Arise

I saw a blog post at the fashionblog Make Fetch Happen about a new publication from the Nigerian newspaper ThisDay. It is called Arise, “the first global magazine dedicated to the achievements in African fashion, music, culture and polity.”

In their promotion there seems to be double emphasis on the magazine’s Africaness and it’s Globalness (the word’s world, global, and African are used over and over again in different iterations in their blurbs). What I gleaned from the promotion is that the magazine is meant to both serve to an African audience and discuss the high-popular culture of their world and to introduce African high-popular culture to the global high-popular culture world. 

I was very much struck by Arise’s first cover: 

The cover models, Naomi Campbell, and Liya Kebede and Alek Wek, also “talk about their personal visions for Africa.” I’m a bit puzzled why Naomi Campbell, who is of Jamiacan/English descent included with Ethopian Kebede and Sudanese Wek talking about her vision of Africa. 

 

 

 

 

Naomi seems to have a sorta motherly role, placed at the top of the triangle with each arm around a model.

The cover must also be taken against the ongoing discussion in the fashion world about using models of color. There has been a a disturbing lack of models of  color in print ads and on the runway. This issue of Italian Vogue’s  that uses only black models in response.

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2 Responses

  1. I think Naomi Campbell is featured on the cover and talks about Africa because 1) she is from African descent and 2) she is one of the pioneers for Black models. In class I know we make the distinction between the continent and the diaspora (Americas, Caribbean, etc.) but in the modeling industry I think there is less talk about origin, especially when it has to do with skin color. If we didn’t know Naomi was from Jamaican/English descent, we could easily assume she was African. In the pic, she looks really similar to Kebede who is indeed African. Without the outside knowledge we would all agree she was Black and in this case, it doesn’t matter from where. In the modeling world or, more generally, on paper, it matters most that you signify with your looks.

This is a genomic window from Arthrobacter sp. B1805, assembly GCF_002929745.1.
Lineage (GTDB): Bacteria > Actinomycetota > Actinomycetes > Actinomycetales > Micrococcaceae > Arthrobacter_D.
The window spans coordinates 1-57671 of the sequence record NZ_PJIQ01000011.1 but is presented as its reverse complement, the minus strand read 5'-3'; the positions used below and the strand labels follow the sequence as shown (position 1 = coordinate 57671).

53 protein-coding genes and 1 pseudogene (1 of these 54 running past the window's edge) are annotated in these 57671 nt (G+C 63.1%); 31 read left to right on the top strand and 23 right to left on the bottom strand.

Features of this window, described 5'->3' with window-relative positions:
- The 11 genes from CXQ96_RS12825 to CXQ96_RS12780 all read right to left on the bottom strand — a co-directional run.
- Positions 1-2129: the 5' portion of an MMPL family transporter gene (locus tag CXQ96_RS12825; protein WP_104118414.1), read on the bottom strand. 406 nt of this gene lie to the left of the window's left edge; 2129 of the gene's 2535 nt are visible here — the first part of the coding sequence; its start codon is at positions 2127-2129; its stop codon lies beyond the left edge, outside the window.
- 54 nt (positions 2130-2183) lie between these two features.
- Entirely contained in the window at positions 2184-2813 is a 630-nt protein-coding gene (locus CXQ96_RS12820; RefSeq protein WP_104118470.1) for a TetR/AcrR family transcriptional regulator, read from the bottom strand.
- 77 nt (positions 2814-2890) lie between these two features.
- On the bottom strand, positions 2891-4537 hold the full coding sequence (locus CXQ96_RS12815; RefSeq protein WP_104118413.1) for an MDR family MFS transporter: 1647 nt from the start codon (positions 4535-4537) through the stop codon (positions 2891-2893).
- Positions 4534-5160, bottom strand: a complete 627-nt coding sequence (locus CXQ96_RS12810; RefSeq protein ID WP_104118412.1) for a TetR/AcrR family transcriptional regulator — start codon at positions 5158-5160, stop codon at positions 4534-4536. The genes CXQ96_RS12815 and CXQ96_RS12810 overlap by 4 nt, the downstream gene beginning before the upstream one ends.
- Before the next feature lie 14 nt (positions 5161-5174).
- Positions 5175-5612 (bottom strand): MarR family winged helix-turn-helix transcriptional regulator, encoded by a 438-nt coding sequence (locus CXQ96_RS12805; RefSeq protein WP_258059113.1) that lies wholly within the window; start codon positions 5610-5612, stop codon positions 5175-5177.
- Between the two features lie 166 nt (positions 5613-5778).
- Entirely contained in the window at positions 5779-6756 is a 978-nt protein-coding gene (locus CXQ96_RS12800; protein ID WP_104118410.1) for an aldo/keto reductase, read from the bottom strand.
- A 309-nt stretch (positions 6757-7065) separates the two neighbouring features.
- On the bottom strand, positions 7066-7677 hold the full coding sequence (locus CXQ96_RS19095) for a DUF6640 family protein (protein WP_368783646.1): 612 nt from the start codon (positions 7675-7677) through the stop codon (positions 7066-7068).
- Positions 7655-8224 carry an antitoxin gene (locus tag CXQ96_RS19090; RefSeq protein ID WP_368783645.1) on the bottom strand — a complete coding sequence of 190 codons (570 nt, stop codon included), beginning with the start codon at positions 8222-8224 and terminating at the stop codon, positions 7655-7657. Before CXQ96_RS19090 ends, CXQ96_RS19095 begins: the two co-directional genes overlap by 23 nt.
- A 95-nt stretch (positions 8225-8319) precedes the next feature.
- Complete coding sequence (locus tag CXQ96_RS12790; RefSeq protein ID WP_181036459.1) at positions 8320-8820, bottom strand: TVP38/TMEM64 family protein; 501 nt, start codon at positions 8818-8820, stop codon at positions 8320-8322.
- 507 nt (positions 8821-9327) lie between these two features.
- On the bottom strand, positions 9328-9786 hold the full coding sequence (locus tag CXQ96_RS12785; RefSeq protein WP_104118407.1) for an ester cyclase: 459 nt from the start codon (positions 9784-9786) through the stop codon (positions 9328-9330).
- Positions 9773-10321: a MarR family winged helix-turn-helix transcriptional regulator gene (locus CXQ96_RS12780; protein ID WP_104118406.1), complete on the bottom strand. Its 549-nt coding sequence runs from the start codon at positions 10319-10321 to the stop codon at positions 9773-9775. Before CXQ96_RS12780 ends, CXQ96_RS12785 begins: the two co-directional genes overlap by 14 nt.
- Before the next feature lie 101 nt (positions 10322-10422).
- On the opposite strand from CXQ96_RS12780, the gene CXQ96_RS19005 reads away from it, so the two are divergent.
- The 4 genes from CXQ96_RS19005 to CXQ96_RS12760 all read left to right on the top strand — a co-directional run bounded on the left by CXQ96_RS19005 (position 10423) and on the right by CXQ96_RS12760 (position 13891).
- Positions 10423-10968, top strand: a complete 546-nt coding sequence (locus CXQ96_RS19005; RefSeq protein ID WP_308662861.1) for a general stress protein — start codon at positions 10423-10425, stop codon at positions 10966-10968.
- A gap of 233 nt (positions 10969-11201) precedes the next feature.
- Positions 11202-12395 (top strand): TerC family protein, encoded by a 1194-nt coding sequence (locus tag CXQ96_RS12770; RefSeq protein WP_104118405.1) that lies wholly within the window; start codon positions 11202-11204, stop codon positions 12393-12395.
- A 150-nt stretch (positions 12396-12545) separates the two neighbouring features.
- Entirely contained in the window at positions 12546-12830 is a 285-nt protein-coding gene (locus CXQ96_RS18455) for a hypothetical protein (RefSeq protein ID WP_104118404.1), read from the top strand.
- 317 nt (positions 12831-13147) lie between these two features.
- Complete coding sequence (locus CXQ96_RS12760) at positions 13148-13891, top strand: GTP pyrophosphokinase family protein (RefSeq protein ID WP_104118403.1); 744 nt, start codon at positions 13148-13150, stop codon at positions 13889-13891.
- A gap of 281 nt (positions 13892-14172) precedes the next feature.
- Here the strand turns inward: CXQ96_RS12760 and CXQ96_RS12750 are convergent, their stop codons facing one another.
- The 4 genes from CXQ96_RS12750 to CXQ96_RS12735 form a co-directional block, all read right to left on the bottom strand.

2. It seems that the magazine’s decision to include Campbell serves that aims of the magazine to introduce and integrate African high-popular culture into the global high-popular culture.

    As the first person who commented mentioned, in the world of fashion there is often little discussion of origin, there are white models and black models. Thus, as the fashion world seeks to integrate more color into the pages of its advertisement it is of little importance where this color comes from.

    By including Campbell, we see a more global representation of black women, whether of African descent or not. 2/3 of the models are actually African, which seems appropriate for a Nigerian magazine. By including a model who is an “outsider” by heritage, but a member of the colored fashion world the magazine simultaneously communicates its acceptance of global influence while strongly maintaining a grip of its African authenticity.

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